There was something that did not happen in 2012 that was instructive to me (and it had nothing to do with the Mayans): I did not conduct a single banking transaction at a branch in 2012. I visited many for work but none for personal banking.
I wrote one check in 2012 to our sprinkler system repair guy. I don't mean that I wrote him one check. I wrote one check all year…period.
True, my wife handles most of the banking in our household. She wrote 16 checks last year (mostly to school and Scouting fundraisers) and visited a bank branch once to retrieve my son's birth certificate from a safety deposit box.
All checks we had to deposit in 2012 were deposited with her Android phone from our kitchen table. That's not an idiom. She only deposits checks via her phone while sitting at the kitchen table. It's her banking spot. (I've learned not to ask.)
And, oddly enough, those checks were scanned to a bank that was a very early provider of that service, but isn't our primary bank. She later goes online and transfers money to our primary bank when needed.
When I asked why she goes through that extra step, she asked if I would prefer handling the transactions. Suddenly, that system seemed just fine to me.
So in 2012, my household did not actually conduct "banking" in a branch all year. That settles it. Branches are demonstratively of no real use to us and therefore irrelevant to our choice in banks… right? Well, hold the smartphone on that one.
Late in the year, my wife mistakenly made a transfer from the "wrong" account at our primary bank. She was hit with a fee. And she reacts to "penalty" fees (and expired coupons) like Luke Skywalker learning of his real father.
Attempting to channel that energy into something productive, I suggested it may be time to consider changing banks. This led to a quick conversation about possible choices.
And the first thing she began taking into account was the very thing we have established should mean the least to us. She started listing bank branches in our local community.
When I pointed out that we don't really use branches, she shared her logic. She feels that banks offer basically the same products, technology and pricing anyway. So, she'll take the availability of a branch that she will likely never use over not having that availability. That's her logic and, by default, my household's.
But the funny thing was that the list of local branches she could rattle off was pretty short. She left out several branches I could think of, primarily because I pay more attention to bank branches than a normal human. Even then, when we Googled it, we found at least one-third more branches located along some of our normal commutes than either of us could recall.
Two of the branches that came up in our online search are side-by-side, next to a favorite restaurant of my kids. We frequently cut through their parking lots, passing within 100 feet of their front doors, to avoid street traffic. I thought my wife was kidding when she said she couldn't name the banks. She wasn't kidding. And we've driven through their parking lots one hundred times, at a minimum, in recent years.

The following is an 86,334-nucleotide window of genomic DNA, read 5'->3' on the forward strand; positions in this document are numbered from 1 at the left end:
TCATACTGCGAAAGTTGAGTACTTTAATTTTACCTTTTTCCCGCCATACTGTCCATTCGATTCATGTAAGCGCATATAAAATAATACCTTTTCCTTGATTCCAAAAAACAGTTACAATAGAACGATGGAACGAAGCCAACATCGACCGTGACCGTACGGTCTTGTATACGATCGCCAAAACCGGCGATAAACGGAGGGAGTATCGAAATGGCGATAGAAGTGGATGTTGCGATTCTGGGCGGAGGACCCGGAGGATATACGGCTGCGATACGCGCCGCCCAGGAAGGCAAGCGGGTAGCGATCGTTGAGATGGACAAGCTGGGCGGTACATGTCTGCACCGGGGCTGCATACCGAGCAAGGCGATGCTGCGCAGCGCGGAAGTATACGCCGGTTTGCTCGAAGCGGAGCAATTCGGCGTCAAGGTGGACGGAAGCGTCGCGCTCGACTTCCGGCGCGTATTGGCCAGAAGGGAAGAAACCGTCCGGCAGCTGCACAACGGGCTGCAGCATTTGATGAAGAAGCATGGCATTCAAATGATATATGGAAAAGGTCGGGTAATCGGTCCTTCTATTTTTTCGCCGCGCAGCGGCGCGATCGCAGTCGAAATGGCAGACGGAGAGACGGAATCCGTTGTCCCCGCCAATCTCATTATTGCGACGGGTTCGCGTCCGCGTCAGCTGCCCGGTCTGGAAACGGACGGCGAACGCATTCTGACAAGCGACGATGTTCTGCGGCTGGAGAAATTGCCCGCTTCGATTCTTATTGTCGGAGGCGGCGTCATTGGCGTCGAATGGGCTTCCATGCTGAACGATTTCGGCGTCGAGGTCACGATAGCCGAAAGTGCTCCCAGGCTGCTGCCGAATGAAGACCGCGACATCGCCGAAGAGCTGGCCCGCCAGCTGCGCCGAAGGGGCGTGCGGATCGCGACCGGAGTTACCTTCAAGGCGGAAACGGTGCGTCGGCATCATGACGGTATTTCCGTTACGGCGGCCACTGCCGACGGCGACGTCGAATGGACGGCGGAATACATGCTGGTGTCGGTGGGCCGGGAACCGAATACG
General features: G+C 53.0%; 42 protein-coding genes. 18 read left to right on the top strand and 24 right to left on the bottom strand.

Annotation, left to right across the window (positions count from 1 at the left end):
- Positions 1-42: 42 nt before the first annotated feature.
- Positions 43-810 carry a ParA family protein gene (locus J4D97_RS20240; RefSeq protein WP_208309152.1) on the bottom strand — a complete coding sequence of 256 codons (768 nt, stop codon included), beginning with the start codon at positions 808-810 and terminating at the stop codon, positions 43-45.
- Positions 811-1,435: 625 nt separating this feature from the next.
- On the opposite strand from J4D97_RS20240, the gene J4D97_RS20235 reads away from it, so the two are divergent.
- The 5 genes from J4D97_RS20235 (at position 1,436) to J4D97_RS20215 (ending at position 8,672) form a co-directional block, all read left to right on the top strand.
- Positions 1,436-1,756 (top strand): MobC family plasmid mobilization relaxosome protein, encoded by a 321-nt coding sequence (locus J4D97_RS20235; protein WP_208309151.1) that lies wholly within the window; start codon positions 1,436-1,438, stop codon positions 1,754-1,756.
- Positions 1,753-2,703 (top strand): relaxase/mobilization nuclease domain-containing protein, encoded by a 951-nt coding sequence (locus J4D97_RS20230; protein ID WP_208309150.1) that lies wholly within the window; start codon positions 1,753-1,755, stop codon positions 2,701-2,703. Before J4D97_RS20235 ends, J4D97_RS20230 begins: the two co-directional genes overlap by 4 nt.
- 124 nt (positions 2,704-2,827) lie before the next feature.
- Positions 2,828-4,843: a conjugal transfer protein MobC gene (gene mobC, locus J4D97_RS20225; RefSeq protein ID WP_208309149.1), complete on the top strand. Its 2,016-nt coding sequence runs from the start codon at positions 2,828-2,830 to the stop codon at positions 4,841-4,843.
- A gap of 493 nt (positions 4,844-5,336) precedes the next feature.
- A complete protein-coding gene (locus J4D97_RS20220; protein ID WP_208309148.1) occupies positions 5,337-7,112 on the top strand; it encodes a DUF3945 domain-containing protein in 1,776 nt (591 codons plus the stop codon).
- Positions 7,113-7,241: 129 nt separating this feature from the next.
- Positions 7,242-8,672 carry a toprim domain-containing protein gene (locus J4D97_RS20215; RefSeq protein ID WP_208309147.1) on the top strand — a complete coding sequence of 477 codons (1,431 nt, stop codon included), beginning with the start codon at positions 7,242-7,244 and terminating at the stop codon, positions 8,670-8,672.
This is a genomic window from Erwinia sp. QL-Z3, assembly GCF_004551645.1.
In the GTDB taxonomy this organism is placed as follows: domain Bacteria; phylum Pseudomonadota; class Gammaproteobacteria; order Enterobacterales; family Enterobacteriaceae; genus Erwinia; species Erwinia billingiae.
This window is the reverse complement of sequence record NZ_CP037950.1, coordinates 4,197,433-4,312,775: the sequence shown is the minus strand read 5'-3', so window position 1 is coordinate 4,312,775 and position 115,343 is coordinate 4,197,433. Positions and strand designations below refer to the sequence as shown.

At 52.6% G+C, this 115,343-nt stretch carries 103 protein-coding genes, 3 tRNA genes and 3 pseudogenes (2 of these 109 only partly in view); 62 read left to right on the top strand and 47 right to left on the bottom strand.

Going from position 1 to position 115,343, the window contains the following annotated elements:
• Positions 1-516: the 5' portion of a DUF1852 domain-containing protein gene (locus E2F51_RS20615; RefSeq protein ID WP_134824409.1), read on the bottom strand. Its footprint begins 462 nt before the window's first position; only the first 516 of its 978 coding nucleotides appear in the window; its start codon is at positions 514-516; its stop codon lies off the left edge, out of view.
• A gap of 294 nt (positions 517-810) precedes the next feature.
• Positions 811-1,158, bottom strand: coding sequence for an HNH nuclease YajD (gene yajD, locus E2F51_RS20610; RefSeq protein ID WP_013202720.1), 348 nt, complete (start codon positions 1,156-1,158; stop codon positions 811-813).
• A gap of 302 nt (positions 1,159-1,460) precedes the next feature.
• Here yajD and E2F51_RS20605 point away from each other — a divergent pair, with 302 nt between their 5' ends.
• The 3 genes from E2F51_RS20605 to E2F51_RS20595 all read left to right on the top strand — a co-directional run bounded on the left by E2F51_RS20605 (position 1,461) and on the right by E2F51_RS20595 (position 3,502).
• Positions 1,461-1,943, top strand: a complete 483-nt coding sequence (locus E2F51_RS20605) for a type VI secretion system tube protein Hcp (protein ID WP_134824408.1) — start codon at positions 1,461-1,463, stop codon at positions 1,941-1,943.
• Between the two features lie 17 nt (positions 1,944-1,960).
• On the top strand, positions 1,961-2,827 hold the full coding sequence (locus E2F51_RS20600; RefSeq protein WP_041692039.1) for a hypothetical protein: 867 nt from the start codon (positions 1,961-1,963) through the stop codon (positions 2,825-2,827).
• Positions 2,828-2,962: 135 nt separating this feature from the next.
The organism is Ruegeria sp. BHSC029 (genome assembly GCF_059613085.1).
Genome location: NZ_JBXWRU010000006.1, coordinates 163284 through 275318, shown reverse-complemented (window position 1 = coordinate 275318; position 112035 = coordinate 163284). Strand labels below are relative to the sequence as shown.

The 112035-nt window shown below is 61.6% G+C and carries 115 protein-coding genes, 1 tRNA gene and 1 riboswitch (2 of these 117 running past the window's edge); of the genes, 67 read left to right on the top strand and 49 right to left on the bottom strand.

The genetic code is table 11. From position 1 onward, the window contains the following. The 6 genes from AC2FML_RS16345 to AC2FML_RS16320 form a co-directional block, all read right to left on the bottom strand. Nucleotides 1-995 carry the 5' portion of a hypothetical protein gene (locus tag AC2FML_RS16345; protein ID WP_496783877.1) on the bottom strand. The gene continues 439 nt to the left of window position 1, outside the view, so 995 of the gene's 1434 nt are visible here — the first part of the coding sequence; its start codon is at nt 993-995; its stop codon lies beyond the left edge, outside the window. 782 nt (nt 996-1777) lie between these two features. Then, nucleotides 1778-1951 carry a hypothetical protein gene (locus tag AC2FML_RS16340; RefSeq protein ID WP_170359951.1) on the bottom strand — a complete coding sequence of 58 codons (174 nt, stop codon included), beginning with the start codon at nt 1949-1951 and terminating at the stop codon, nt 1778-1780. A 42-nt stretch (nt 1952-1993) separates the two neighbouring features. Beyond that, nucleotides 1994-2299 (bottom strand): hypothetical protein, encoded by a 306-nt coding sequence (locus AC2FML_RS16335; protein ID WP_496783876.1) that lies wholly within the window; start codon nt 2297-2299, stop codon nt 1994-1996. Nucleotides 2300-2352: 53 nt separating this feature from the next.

Over the past few decades, banks have greatly improved their marketing within the four walls of their branches. On the outside, however, it's apparently still 1963. There's nothing to see here, folks, move along.
Branch awareness is something I've preached about to in-store bankers for going on 20 years. It's easy to sit in a spot and see 20,000 or more people a week in your store and think they see you as well. But they absolutely won't…unless you continually give them reason to pay attention to you.
And it's even easier for traditional branches to become part of a blurred background along customers' commutes – driving or walking.
One of the most basic tenets of running a successful retail business is making sure potential customers in your market know who you are, where you are and what you offer. Maybe that's just too basic a concept for busy bankers to pay attention to. And it too often shows (or doesn't show, actually.)
Branches still matter in customers' banking decisions. But your branches have to actually be on their radars to factor into those decisions. If customers are more likely to find you through an Internet search than by noting your actual existence along their commutes, well, good luck with that.
Is there even one thing new or different (lights, banners, balloons, window displays, garden gnomes… anything) on the outside of your branches from last week? Last month? Last year?
Don't fool yourself into thinking that having a "pretty building" is in itself effective marketing. The prettiest painting on a wall soon becomes as ignored as the others. That which is static becomes ignored.
How about putting someone in charge this year of making sure your branches act more as billboards than backdrops?
Dave Martin is an executive vice president and chief training consultant at NCBS, a SunTrust Banks Inc. subsidiary that offers consulting, training, design and construction services for retail banking programs. He can be reached at Dave.Martin@ncbs.com.